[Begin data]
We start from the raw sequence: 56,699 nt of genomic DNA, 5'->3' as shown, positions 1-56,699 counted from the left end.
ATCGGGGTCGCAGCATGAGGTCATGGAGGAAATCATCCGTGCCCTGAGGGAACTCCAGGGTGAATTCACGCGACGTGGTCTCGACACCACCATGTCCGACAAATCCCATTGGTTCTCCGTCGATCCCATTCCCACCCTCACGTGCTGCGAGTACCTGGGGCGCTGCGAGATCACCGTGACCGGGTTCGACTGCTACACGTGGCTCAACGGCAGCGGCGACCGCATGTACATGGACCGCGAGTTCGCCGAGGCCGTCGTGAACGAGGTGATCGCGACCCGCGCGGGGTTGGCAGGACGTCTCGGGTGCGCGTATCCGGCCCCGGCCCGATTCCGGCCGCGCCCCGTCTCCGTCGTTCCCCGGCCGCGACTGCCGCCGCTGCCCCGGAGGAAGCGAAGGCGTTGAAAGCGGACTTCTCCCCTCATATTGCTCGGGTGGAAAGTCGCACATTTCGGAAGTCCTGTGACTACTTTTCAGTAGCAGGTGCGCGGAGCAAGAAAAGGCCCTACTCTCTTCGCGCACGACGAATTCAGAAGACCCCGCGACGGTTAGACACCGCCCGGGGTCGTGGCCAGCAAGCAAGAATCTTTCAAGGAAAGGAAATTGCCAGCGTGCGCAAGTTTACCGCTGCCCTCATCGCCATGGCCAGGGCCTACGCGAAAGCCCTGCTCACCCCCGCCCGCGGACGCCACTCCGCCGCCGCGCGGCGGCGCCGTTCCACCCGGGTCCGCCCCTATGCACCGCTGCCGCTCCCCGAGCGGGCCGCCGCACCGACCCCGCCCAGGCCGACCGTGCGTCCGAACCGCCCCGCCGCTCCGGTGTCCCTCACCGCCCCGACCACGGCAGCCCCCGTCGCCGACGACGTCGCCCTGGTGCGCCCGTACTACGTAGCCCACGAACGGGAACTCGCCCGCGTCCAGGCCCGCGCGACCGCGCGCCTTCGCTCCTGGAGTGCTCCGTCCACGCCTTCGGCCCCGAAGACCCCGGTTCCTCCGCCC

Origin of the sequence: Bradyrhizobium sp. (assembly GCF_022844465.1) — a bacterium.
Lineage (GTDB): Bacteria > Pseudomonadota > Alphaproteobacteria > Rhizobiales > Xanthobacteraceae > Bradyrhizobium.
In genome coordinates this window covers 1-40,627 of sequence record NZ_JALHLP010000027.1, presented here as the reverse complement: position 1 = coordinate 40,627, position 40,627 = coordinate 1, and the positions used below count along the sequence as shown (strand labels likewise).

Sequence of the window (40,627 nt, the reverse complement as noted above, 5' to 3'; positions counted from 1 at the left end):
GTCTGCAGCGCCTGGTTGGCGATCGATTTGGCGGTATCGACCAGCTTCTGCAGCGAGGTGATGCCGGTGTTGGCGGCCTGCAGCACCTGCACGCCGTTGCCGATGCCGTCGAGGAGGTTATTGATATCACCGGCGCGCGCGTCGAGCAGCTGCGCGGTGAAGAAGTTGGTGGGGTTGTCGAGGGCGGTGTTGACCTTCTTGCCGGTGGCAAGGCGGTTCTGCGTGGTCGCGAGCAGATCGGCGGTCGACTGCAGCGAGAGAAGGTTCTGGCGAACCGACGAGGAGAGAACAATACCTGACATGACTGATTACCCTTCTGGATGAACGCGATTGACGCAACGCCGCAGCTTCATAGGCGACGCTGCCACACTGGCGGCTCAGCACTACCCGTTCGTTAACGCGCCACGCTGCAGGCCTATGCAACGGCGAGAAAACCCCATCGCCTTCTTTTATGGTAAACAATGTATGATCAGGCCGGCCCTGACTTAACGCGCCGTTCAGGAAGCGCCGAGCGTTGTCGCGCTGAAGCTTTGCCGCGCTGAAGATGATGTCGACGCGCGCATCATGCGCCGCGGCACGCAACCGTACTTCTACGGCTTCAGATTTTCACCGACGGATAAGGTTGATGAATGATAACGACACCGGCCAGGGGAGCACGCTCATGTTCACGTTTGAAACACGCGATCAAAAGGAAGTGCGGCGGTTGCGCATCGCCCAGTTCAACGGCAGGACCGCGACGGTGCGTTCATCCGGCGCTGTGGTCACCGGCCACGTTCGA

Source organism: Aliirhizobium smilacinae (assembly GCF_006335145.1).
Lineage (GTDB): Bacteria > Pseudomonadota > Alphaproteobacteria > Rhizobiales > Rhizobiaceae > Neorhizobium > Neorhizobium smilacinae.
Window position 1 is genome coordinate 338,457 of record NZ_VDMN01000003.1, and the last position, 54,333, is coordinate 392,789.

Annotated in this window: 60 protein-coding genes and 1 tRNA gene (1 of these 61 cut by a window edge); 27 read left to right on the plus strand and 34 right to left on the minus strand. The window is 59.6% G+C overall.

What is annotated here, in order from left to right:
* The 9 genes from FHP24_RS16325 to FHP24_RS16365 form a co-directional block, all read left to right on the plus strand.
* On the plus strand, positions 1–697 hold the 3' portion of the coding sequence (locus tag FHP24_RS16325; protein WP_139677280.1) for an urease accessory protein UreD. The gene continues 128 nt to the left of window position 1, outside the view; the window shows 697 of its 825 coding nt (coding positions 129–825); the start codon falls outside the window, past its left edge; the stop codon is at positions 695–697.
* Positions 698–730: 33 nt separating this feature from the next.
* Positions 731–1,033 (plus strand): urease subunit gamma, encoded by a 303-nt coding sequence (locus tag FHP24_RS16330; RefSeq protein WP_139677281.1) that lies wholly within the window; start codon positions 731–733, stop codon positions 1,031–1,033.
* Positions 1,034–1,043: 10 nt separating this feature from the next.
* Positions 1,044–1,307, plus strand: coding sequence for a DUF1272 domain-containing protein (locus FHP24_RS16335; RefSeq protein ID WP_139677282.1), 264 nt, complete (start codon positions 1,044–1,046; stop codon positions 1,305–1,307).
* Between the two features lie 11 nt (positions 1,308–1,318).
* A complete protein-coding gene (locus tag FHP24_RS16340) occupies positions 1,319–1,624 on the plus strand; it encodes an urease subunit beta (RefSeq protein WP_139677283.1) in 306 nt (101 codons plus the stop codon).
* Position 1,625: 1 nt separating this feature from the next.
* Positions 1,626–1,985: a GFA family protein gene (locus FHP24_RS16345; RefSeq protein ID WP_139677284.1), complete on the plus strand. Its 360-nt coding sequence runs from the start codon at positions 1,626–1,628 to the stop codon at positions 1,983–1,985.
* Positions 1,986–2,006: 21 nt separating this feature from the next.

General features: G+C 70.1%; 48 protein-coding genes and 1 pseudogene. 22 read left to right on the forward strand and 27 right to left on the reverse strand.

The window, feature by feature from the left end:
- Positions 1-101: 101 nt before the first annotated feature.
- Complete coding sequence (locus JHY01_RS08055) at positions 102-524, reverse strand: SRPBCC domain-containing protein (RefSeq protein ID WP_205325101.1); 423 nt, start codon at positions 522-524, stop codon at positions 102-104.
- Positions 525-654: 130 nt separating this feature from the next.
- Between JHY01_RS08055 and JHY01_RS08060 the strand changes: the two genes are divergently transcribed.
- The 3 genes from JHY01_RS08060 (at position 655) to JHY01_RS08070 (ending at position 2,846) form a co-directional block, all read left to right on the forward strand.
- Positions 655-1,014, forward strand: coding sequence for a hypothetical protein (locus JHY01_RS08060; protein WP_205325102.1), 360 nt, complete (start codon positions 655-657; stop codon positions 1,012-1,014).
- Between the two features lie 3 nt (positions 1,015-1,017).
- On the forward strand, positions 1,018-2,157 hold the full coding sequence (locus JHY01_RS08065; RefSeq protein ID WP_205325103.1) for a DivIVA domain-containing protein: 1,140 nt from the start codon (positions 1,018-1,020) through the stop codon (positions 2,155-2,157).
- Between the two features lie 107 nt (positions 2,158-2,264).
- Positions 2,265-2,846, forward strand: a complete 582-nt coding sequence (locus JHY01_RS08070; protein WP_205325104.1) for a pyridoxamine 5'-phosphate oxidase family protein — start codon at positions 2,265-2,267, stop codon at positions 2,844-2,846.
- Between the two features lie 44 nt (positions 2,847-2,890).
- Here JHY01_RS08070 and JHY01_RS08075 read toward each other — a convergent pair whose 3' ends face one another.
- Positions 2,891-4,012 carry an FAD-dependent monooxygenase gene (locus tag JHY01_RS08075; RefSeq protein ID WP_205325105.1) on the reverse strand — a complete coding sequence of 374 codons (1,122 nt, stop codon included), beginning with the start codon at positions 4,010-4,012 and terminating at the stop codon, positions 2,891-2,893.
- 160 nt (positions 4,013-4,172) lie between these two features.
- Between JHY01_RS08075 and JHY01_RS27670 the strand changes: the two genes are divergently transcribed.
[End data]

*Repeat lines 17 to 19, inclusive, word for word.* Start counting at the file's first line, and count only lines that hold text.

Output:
* Positions 1,034–1,043: 10 nt separating this feature from the next.
* Positions 1,044–1,307, plus strand: coding sequence for a DUF1272 domain-containing protein (locus FHP24_RS16335; RefSeq protein ID WP_139677282.1), 264 nt, complete (start codon positions 1,044–1,046; stop codon positions 1,305–1,307).
* Between the two features lie 11 nt (positions 1,308–1,318).